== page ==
The Stanford Law Dean’s shameful attack on free speech meant this for the educational masses

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“Is the juice worth squeezing?” Even though it sounds like hipster bullshit, it could become a gravestone for free speech at Stanford University. It’s the wise words of Stanford DEI Dean Tirien Steinbach that could be called one of the most embarrassing moments in modern legal education.

Over the years, free speech has been in free fall on our campus. Many faculty members have purged conservatives and libertarians from their ranks in what has become an academic echo chamber. Usually conservative speakers are blocked or canceled with the support of professors and students.

However, what happened at Stanford this week shocked even those of us who have defied this orthodoxy for years.

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The Stanford Federalist Society invited Judge Stuart Kyle Duncan of the United States Court of Appeals for the Fifth Circuit to speak on campus. This is a great opportunity to hear the views of one of the highest judicial officials in this country. Some students also tended to apply to Duncan for the prestigious clerkship, so this was an opportunity to forge important connections.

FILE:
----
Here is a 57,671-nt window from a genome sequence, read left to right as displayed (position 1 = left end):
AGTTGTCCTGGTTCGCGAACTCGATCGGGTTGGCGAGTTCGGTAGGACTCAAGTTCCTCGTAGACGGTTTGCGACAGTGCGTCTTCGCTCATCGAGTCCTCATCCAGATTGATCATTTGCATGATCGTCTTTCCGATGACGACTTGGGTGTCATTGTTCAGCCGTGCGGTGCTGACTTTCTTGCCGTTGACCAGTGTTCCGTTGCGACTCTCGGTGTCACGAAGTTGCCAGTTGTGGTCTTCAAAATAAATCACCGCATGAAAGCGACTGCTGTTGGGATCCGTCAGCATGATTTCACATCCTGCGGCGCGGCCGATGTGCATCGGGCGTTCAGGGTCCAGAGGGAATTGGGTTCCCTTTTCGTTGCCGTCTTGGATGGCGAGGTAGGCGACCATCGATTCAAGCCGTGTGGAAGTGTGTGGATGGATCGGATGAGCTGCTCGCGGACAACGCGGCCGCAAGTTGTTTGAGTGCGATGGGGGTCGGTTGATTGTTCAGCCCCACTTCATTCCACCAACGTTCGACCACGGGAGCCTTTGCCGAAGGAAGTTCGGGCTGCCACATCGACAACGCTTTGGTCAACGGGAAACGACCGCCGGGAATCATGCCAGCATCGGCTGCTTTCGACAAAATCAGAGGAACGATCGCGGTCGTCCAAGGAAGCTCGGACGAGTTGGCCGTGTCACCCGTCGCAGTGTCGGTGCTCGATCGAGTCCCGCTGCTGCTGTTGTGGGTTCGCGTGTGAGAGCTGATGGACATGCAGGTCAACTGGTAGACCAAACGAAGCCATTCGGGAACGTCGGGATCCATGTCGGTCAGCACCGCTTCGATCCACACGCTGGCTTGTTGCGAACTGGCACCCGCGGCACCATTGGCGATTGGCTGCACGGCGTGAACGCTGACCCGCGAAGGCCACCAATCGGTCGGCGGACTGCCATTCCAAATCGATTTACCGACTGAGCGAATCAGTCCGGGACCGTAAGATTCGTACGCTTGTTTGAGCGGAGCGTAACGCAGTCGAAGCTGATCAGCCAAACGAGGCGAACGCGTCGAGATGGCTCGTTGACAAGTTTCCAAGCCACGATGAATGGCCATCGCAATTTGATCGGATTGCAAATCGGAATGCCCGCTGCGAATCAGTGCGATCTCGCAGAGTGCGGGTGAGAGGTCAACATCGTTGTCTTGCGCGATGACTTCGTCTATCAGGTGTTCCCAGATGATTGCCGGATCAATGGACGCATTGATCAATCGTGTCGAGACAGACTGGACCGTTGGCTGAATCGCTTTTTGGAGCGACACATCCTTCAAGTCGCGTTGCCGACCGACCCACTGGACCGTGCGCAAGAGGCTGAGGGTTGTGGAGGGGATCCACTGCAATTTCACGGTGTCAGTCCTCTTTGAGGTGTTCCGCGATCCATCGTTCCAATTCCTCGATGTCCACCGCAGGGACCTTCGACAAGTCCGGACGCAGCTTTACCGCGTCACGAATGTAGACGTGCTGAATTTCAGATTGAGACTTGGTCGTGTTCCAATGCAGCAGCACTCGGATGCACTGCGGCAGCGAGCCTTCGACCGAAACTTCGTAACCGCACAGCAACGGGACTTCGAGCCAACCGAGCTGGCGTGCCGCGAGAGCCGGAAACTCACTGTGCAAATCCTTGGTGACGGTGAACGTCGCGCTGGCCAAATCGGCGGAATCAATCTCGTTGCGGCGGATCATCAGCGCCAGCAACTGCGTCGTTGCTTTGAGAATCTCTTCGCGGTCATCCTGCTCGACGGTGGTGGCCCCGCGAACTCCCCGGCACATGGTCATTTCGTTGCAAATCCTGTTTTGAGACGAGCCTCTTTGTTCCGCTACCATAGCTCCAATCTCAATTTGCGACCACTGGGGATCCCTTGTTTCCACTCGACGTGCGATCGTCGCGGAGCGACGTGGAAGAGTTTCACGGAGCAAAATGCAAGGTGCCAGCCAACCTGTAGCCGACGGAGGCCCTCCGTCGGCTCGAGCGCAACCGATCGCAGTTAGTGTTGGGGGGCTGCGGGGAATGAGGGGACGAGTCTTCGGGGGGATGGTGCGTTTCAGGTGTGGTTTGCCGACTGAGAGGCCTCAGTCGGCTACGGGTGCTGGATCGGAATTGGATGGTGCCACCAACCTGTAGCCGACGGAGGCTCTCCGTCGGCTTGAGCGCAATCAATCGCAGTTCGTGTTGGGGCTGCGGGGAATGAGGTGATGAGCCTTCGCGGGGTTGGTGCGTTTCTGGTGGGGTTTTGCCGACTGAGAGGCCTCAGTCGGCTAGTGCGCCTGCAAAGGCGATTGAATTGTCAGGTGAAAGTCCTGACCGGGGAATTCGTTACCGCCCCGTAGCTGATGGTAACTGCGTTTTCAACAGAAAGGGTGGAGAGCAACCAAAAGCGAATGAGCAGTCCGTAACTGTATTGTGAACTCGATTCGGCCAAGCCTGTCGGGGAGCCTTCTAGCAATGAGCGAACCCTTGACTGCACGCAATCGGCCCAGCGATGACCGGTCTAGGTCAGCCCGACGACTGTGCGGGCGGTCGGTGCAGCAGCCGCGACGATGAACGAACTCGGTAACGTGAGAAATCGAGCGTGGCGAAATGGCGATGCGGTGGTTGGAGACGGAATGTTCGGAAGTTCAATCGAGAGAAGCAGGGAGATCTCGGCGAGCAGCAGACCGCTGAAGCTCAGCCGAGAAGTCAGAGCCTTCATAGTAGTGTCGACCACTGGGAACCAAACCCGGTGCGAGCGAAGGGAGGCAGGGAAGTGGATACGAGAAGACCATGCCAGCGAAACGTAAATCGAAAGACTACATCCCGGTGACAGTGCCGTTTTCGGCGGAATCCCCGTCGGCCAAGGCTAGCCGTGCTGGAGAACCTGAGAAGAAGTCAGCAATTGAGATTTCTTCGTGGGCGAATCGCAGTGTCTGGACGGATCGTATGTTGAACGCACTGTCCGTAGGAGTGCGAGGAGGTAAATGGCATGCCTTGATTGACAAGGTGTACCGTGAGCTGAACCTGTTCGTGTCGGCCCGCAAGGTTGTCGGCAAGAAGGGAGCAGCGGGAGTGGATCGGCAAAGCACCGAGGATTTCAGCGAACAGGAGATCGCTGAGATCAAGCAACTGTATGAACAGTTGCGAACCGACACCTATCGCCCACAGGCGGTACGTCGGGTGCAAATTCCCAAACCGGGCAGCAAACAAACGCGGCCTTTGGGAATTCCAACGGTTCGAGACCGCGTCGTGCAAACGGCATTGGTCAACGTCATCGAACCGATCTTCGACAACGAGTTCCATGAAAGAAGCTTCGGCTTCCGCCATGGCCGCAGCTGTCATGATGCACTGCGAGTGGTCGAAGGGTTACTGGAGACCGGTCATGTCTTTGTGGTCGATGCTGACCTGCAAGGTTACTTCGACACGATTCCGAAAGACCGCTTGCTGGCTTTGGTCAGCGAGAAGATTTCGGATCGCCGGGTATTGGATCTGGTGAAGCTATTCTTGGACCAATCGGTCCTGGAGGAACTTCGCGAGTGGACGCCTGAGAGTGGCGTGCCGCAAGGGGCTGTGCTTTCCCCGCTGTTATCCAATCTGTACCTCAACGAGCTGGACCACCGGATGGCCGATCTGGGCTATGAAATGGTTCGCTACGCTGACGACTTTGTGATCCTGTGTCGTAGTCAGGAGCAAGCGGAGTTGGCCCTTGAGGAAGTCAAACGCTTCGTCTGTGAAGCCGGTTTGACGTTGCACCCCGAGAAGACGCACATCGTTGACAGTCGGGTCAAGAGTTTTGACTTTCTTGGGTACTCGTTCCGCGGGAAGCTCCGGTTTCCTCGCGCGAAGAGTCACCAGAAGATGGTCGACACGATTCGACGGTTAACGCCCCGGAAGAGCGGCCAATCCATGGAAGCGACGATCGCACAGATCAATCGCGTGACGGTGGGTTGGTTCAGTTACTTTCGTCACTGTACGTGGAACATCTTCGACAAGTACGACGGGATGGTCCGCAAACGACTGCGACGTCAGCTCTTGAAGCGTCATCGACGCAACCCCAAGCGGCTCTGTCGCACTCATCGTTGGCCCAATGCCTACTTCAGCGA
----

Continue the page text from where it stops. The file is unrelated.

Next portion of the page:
Students walking on Stanford University campus

Students walking on Stanford University campus (Google Maps)

However, the liberal student decided that allowing a conservative judge to speak on campus was intolerable and began to “deplatform” him by shouting at him. It was reminiscent of an equally embarrassing event at Yale Law School when another conservative speaker was also cancelled – law students later objected to the fact that campus police were present.

At this event, Duncan plans to speak on the topic: “The Fifth Circuit in Conversation with the Supreme Court: COVID, Guns, and Twitter.” A video shows students preventing Duncan from speaking and a judge having administrators summoned to allow the event to continue.